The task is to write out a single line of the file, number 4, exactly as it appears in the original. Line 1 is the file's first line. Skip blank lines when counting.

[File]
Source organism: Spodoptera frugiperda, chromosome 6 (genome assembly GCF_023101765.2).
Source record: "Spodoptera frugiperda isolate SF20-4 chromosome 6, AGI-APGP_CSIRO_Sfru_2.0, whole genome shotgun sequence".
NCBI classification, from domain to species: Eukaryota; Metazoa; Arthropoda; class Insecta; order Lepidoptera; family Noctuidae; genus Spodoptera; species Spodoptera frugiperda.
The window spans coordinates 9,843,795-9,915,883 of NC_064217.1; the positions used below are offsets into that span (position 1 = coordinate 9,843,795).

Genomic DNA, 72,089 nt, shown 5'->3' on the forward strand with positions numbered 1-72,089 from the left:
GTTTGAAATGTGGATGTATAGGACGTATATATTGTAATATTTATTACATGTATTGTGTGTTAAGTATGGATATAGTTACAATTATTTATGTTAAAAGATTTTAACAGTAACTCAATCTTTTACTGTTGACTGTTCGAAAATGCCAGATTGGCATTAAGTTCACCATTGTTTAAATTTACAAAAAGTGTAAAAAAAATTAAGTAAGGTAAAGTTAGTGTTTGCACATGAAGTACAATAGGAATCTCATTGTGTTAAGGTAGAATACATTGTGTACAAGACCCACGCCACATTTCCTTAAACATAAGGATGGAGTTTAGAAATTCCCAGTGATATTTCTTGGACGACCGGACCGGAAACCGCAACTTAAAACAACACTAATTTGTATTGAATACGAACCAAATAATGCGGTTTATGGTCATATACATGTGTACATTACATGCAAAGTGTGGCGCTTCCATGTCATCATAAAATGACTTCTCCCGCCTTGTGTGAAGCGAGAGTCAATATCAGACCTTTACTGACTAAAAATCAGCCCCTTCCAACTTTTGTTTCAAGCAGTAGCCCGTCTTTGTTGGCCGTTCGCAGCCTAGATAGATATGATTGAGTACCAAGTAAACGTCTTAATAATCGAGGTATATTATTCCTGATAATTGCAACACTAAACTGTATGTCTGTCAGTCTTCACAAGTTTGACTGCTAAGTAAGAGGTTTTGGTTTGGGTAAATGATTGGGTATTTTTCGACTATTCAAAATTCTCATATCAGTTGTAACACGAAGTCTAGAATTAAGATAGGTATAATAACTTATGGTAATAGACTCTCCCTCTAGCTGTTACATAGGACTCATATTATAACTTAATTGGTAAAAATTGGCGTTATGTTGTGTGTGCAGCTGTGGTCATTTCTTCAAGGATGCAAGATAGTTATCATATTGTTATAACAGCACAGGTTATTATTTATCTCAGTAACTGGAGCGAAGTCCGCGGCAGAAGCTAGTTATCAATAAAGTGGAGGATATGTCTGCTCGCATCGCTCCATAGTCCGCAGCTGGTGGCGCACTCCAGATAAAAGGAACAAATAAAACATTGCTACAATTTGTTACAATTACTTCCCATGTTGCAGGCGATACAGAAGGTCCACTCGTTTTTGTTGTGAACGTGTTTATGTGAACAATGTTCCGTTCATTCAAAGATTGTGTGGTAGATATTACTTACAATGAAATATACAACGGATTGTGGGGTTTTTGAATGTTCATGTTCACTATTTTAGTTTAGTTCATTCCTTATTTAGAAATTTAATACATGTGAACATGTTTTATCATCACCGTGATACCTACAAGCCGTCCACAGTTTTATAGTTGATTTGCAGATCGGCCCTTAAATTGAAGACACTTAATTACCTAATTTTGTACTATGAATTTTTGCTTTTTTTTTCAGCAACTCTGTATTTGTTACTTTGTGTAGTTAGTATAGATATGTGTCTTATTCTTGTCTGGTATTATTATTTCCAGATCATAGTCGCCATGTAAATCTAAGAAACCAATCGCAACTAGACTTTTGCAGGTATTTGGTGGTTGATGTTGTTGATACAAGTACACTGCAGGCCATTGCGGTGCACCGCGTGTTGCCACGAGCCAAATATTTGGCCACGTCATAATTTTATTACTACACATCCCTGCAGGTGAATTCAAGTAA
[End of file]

The window spans coordinates 9,843,795-9,915,883 of NC_064217.1; the positions used below are offsets into that span (position 1 = coordinate 9,843,795).